- After it recently hitting a decent high of $64 per share, Canadian Solar is down all the way to under $40. A whopping 35% drop.
- Trulieve dropped from over $65 to under$ 50.
- Brookfield Renewable Partners LP (BEP) dropped to $37 from its high of over $50.
Quick reminder: Please don’t forget to like and share this blog if you enjoy my content!
Hello everyone, and welcome back to Investing with Antoaneta. In today’s blog, we’ll talk about growth stocks. Or, more specifically, why they’ve been doing so poorly, and is there a reason to panic. Check out my other blogs such as, “Why Long Term Investing Is My Way Of Investing“.
First things first: No, this is not “the end” for growth stocks
That’s a given. By now, you should know that this sort of message is just clickbait. When it comes to the Stock Market, the situation always rebalances itself after a while. So, personally, I do what every experienced long-term investor does – I buy the dips.
I’ve said this so often that even thinking about it makes me feel like I’m repeating myself, but you always want to buy during the dips. And that’s exactly what every other long-term investor does. The dips are actually good for us because they allow us to add more of our favorite stocks for cheap. We aim to buy only during dips, hold for as long as possible and only sell when there’s a good reason. Oh, and if you’re wondering what I consider “good reasons to sell”, you should check out my blog.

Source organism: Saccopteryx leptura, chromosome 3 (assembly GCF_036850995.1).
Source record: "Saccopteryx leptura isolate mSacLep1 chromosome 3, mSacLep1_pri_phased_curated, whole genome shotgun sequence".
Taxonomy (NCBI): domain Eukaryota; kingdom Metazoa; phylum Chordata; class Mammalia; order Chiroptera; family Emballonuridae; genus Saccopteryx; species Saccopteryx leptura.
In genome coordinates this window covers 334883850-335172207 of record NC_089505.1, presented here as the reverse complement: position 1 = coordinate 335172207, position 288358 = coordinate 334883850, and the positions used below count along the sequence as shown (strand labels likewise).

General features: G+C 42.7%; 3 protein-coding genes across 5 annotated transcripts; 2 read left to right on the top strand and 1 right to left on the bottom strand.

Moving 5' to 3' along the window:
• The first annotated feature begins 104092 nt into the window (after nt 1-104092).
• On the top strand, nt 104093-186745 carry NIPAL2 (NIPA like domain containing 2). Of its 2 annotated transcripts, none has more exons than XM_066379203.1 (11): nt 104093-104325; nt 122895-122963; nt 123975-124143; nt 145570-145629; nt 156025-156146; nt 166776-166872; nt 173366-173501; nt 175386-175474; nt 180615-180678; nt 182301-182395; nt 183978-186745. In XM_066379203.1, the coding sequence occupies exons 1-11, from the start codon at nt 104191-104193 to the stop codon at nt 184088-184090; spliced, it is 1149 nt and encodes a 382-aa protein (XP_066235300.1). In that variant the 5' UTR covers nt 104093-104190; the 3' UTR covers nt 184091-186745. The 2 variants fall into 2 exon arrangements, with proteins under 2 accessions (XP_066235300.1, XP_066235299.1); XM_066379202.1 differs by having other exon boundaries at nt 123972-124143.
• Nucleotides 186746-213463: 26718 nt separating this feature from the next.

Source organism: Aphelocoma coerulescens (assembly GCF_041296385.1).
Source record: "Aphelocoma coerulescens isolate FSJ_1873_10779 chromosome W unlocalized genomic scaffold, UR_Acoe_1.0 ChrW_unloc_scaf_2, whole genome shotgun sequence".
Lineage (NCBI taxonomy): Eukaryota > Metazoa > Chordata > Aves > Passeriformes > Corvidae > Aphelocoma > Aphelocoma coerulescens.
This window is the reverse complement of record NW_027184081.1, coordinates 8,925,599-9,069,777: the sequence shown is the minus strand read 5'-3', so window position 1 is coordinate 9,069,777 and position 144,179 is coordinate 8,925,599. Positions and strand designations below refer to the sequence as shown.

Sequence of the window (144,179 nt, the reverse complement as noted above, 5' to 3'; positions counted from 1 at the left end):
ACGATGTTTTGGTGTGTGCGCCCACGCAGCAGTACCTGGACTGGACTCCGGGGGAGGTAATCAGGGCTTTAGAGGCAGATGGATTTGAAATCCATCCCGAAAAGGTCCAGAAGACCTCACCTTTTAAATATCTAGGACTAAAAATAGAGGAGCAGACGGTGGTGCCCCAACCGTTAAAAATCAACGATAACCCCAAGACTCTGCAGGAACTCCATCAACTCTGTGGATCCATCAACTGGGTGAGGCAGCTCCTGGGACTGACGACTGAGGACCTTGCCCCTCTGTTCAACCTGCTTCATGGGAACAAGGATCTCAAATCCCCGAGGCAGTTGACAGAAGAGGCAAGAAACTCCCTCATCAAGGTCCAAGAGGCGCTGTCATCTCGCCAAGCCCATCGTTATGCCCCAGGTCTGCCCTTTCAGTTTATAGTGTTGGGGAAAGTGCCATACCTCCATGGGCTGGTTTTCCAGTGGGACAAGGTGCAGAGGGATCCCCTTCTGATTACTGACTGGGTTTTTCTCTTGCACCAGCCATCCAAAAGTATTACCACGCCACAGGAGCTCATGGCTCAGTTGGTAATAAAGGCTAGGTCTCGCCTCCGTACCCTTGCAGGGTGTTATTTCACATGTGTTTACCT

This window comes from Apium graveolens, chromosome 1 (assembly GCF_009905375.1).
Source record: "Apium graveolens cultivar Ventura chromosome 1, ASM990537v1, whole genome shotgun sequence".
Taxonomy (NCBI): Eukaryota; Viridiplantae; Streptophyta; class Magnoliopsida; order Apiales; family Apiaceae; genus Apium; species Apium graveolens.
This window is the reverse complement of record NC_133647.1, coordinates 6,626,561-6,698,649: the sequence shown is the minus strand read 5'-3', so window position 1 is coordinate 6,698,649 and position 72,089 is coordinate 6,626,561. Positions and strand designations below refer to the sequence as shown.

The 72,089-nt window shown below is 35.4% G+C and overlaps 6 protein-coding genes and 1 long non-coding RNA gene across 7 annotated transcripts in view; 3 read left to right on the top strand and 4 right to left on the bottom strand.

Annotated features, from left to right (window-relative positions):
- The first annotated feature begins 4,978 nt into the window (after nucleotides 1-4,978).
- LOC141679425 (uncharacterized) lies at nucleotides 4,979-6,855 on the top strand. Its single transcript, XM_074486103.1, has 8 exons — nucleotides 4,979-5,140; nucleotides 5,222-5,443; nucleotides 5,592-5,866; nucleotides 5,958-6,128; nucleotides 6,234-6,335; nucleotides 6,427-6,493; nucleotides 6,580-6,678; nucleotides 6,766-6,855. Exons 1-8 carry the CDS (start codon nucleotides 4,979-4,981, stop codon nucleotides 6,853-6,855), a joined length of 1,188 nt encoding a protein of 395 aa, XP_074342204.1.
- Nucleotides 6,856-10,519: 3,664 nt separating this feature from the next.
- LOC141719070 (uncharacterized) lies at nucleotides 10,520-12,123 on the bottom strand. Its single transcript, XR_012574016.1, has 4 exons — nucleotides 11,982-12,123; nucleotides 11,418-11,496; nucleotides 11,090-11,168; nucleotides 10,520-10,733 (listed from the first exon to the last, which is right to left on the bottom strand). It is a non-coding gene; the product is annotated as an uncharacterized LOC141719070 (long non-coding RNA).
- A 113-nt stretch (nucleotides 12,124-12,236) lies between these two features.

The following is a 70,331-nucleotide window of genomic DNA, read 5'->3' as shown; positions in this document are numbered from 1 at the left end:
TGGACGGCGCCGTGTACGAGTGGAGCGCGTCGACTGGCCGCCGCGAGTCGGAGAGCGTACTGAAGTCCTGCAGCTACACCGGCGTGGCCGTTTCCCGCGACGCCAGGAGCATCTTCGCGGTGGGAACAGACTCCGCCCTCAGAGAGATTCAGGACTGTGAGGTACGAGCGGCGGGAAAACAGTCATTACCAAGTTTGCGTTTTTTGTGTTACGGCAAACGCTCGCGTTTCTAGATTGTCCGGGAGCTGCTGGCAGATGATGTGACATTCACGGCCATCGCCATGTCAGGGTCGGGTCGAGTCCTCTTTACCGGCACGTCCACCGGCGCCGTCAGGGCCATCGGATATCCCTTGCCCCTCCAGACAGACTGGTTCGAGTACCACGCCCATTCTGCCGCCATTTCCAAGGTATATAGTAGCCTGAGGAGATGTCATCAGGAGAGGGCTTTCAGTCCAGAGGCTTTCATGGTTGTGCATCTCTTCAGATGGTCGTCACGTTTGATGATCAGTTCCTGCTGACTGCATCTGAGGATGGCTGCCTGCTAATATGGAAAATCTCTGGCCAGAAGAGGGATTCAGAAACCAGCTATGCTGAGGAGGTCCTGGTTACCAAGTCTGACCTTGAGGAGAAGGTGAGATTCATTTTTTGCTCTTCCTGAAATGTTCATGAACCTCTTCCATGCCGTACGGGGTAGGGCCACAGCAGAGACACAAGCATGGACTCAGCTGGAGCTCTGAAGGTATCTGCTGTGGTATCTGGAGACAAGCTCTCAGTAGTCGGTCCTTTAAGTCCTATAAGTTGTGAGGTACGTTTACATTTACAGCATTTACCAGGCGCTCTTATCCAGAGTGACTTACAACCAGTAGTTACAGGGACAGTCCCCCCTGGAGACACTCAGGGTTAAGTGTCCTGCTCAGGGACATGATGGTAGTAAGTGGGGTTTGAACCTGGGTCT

As a long-term investor, I don’t mind dips at all. I like dips.
But, right now, we’ve got something else going on. A situation that is anything but “standard” for the Stock Market. And, of course, I’m talking about the stuff that happened last year. Between the worldwide crisis and the lockdowns and everything, the Stock Market got really wild. I’ve never seen the market do what it did last year, and it’s safe to say that we shouldn’t expect a “repeat” of this performance.
A lot of companies went really, really high, because of … varying reasons. I recently published a blog talking about why this happened, so if you missed it, I highly recommend checking it out after you finish this one. The link will be in the description as per usual.
But the market was moving so fast that, sometimes, if you hesitated even just for a moment, you would miss the window. Personally, I’m not a massive fan of this because, well, I’m not in long-term investing for the stress. I prefer it when the market moves slower and more time to make calm and collected decisions. Rapid moves and rushing to buy is more short-term investing territory.
Luckily, the market always balances itself out, so we’re returning to normal. The market is slowing down, and some corrections are in order. Because, let’s be real here – no matter how much we enjoy seeing growth stocks go up, this just isn’t sustainable in the long run. There have to be corrections. And the longer it takes for them to come, the more drastic they’re going to be. There’s just no way around that.